The aftermath of WWII and the ensuing Cold War era, marked by political and economic divisions between the states of the Eastern and Western blocs as well as the nations of the so-called Third World, witnessed the rise of a new experimental art scene not only in Western Europe and the US, but also in Asian countries like Japan. Artists organized in loose groups such as "Fluxus", "Gutai", "Zero" and in the framework of neodadaist performance and music festivals stirred public interest as they introduced forms of collaborative, multi-media based and interdisciplinary artistic expression such as the happening.
The seminar explores how artists pursuing innovative forms of action as well as performative practices, who shared the trauma of WWII, reflected on contemporaneous political and cultural demarcations, while their approaches were often based on (utopian) ideas of globally accessible artistic communication and transmission. We will study introductory texts, followed by the work of prominent artists (e.a. Joseph Beuys, Nam June Paik, Jackson Pollock, Yoko Ono, George Maciunas or Charlotte Moorman) as well as artist groups (e.a. the Japanese Gutai, the transatlantic Fluxus network, the entanglements of Asian avant-garde calligraphers and American/European painters). A one-day  excursion to the exhibition "Beuys, Brock, Vostell" at the ZKM Karlsruhe will allow us to study relevant works in-situ. The seminar is based on strong elements of team work to jointly elaborate basic background knowledge. We will use peer-to peer teaching to exercise presentational skills and to achieve better results in your term paper.

Wednesdays, 11am to 1pm, KJC 002

Dr. Corinna Forberg

Seminar

The Sadhu and the Christian Hermit: Visual Concepts of Asceticism in India and Europe

Ascetic life forms are known since the Bronze Age Indus Valley Civilization and have since been developed in different cultures mostly in a religious context. The willingness to renounce the world and devote one's life to God or another higher purpose has been particularly high on the Indian subcontinent where Hindu, Jain, Buddhist and Muslim communities have established organized ascetic life forms. Even in Europe, especially ancient Greece, asceticism was widespread. The cynics were considered to be extreme practitioners who - philosophically motivated- consciously placed themselves on the margins of society. With the spread of Christianity and its monasticism practiced from the beginning, asceticism became established throughout Europe.
Both in India and Europe pictorial representations of the remote hermit, mendicant monks and contrite penitents were popular. The contact between European travelers and Indian ascetics, which can be detected since the conquest of Alexander the Great, was not without resonance. The goal of our seminar is to trace, on the one hand, the developments of visual concepts of asceticism in India and Europe and to persue, on the other hand, the reactions of European artists ti images and reports of Indian ascetics. With the help of detailed image analysis and careful research, we will focus on the cultural, religious and social context of the image and knowledge transfer.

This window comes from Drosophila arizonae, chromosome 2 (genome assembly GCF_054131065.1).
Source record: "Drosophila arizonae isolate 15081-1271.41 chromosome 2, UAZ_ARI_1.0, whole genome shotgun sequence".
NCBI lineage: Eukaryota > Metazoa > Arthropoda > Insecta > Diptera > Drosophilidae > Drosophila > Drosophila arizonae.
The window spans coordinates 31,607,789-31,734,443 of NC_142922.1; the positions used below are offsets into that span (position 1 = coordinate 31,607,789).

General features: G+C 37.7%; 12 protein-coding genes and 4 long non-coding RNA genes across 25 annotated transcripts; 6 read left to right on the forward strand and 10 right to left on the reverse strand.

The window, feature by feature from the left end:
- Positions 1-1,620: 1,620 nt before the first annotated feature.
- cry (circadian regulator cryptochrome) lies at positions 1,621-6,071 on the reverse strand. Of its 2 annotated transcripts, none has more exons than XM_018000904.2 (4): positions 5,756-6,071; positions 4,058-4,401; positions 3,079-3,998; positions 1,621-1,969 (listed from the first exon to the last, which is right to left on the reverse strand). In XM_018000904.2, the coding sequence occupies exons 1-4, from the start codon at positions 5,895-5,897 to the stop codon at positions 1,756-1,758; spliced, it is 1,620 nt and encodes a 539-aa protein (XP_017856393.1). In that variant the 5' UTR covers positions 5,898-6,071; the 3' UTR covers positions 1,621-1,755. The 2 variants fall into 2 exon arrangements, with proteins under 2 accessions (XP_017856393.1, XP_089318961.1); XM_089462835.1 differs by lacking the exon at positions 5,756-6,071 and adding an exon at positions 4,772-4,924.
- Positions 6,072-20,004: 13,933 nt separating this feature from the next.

Fridays, fortnightly, 9am to 1pm, KJC 002

Dr. Anna Grasskamp

Seminar

EurAsian Objects: Art and Material Culture in Global Exchange, 1600 - 1800

This seminar is dedicated to the study of artifacts in EurAsian exchange, traded through the Silk Road or transported on board of ships, as well as early modern objects that display a combination of "Asian" as well as "European" material, technical or stylistic features. Examples range from Japanese and Chinese woodblock prints that integrate Western one-point perspective to images of "the East" in European travelogues, from Ming dynasty porcelain re-framed by European cabinets of curiosity to English clocks within the contexts of Quing imperial collecting, from paintings made in Sino-European cooperation to pictorial reframings of the world in early modern Japanese, Chinese and European maps. Class participants will familiarize with pivotal figures as Jiao Bingzhen, Giuseppe Castiglione and Shiba Kokan, discuss transcultural workshop productions and learn about early modern trade, tribute bearing and gift exchange. Through concepts as histoire croisées students engage with issues of historiography and learn to critically engange with the disciplinary boundaries of (Art) History as well as scholarship on (early modern) globalization.

Wednesdays, 3 to 5.30pm s.t., KJC 212 + International Conference: EurAsian Objects, November 21-23